In 1789, he was elected to join the Constitutional Convention, but declined, soon becoming one of the Constitution’s staunchest opponents along with Patrick Henry, Benjamin Harrison, and most of Virginia’s well-known politicians. He’d just fought to free his country from an oppressive government and had no desire to see it under one again. He was largely Anti-Federalist, but after the ratification of the constitution he worked as a senator from Virginia and worked to get many amendments that he believed were needed, added to the Bill of Rights. He retired from public life in 1792, at age sixty, due to poor health, after working for many years as an active member of congress, and at the same time a member of the Virginia Assembly. The ardent Patriot received many thanks for his work from both branches of the Virginia assembly.

“ Resolved, unanimously, that the speaker be desired to convey to Richard Henry Lee, the respects of the senate ; that they sincerely sympathise with him in those infirmities, which have deprived their country of his valuable services ; and that they ardently wish he may, in his retirement, with uninterrupted happiness, close the evening of a life, in which he hath so conspicuously shone forth as a statesman and a patriot ; that while mindful of his many exertions to promote the public interests, they are particularly thankful for his conduct as a member of the legislature of the United States.”

He spent the next two years of his life in happy retirement, though his poor health brought him great suffering, until his death in 1794, at age sixty-two.

Richard Henry, as well as his brothers, were close friends of General George Washington, and Lee supported him wholeheartedly as President. Their correspondence bordered between affectionate and cordial. John Adams had a huge admiration for Richard Henry, which unfortunately he did not share with his brother Arthur.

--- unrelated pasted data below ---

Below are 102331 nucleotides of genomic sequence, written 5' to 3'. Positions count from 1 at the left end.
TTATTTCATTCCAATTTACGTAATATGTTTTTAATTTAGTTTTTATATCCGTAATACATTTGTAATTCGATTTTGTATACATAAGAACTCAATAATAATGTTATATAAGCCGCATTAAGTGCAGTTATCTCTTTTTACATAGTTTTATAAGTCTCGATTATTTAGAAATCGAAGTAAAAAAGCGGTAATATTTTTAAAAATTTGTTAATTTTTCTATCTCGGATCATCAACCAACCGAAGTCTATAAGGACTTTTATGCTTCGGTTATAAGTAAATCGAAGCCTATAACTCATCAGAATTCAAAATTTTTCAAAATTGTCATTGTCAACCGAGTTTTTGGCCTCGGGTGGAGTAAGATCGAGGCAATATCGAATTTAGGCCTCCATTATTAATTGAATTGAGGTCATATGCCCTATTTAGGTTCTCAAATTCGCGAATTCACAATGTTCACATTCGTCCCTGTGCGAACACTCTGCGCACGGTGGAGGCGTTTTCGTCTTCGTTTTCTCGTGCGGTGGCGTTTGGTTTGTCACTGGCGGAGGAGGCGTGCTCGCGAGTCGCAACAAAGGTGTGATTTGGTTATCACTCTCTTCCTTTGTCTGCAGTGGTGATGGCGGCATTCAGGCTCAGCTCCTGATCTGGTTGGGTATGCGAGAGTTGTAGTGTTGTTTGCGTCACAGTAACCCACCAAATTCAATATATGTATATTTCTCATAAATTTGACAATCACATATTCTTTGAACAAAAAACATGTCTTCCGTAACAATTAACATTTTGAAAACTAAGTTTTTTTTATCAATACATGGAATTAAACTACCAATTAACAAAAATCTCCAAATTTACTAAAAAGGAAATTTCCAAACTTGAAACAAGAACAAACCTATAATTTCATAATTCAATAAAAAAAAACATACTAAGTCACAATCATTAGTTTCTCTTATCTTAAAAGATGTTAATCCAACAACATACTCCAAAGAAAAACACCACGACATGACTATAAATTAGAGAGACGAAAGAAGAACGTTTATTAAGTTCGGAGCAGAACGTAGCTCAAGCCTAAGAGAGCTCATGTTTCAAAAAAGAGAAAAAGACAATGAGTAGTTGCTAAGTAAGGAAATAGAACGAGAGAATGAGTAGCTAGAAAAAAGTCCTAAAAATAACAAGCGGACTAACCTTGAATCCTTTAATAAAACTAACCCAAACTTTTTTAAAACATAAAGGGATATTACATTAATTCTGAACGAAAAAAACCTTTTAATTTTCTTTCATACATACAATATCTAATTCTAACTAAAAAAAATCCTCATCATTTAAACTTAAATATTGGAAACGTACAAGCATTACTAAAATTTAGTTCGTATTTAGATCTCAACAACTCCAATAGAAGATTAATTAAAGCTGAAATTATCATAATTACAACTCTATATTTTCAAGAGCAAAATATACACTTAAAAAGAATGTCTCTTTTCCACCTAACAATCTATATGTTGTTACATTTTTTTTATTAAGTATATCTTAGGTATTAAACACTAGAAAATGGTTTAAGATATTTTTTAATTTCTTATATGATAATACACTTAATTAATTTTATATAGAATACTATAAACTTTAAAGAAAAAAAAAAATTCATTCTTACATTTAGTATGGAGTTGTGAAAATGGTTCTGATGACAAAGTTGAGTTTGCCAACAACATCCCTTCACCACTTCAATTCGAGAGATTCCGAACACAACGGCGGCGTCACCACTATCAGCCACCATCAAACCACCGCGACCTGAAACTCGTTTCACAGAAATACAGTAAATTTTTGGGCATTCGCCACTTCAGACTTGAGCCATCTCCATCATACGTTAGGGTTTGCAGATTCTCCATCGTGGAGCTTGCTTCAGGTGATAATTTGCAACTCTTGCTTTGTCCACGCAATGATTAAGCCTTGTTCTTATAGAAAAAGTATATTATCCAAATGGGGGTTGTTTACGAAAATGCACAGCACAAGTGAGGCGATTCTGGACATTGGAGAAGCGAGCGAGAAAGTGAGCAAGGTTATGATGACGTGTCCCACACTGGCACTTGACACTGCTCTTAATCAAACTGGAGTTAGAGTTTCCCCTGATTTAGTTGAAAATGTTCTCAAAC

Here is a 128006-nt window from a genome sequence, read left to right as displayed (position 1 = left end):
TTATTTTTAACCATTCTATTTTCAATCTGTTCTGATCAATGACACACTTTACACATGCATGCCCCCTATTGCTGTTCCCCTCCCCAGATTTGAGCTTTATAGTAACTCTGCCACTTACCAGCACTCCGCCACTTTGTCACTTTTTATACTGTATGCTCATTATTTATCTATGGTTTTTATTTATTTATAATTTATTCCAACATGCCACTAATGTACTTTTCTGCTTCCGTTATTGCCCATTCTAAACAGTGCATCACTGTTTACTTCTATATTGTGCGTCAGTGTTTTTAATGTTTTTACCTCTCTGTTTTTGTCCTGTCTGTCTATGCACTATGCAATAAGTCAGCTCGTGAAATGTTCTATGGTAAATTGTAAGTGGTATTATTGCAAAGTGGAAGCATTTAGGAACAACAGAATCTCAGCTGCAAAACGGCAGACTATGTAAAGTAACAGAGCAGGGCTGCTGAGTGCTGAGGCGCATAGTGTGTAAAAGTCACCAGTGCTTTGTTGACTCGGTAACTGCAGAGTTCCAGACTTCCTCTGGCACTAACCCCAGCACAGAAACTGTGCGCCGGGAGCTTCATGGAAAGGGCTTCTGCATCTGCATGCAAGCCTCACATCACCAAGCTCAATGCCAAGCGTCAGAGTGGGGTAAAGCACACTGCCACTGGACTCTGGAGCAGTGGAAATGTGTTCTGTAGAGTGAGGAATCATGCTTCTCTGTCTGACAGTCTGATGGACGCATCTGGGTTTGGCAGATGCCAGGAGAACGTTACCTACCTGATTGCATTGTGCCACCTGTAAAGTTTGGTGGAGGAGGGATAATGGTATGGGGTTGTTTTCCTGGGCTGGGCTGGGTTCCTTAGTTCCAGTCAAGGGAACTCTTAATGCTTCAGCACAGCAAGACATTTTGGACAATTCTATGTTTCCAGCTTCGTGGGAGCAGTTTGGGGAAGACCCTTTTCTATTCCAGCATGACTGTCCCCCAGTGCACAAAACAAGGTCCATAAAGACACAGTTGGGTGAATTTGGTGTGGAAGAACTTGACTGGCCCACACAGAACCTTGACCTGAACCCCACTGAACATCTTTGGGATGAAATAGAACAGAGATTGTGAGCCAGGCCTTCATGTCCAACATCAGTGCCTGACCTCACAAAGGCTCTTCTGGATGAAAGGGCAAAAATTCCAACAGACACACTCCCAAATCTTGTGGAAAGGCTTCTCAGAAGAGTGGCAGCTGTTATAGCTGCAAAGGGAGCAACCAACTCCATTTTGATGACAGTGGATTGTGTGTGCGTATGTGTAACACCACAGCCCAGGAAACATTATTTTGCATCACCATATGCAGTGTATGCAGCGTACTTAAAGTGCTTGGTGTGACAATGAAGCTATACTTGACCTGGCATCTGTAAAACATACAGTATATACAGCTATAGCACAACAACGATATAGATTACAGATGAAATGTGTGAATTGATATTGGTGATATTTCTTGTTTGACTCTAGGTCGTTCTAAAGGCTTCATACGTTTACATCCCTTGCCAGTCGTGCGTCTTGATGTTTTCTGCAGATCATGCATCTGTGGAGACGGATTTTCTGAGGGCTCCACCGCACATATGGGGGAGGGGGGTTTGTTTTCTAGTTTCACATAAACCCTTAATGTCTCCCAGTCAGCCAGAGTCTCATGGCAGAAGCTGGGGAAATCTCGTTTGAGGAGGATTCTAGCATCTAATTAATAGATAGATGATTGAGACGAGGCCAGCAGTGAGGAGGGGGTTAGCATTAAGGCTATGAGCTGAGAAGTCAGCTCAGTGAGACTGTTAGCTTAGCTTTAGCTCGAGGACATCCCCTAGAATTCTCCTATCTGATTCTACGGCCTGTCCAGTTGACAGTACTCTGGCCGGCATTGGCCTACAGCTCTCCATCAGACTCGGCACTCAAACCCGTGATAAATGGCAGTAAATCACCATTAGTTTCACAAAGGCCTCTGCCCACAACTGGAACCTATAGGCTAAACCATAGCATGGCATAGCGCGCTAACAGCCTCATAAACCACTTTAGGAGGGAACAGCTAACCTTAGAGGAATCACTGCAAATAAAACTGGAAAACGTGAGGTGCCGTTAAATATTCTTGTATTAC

In his private life, he was loved by all who knew him and had a large collection of friends and family. After two marriages, first to Anne Aylett who had six children, only four surviving past infancy. Anne died in 1768, and Richard remarried the following year, to Anne Pinckard. The couple had seven children, five survived past infancy.

Sources: 

The Lives of the Signers of the Declaration of Independence, by Rev. Charles A. Goodrich

Stratford Hall and the Lees Connected with its History, by Frederick Warren Alexander

John Adams, by David McCullough


No offense (JK, full offense) but I’m officially done with people arguing that we don’t need gun laws. We need fucking gun laws. How many mass shootings have to happen before people stop and think “huh, what if we didn’t make assault weapons available to the public?” 

There have already been 6 mass shootings in America in 2017. 6. It’s January 6th. That’s appalling and unacceptable. We need gun legislation.

And I don’t want to hear any second amendment bullshit either. The second amendment was developed when people were using fucking muskets. Can you imagine a mass shooting with a musket? Me neither. The founding fathers couldn’t even imagine machine guns and assault weapons in their craziest fever dreams, they didn’t have them in mind when they wrote the amendment. 

I’m just tired of people saying gun legislation in unconstitutional or unnecessary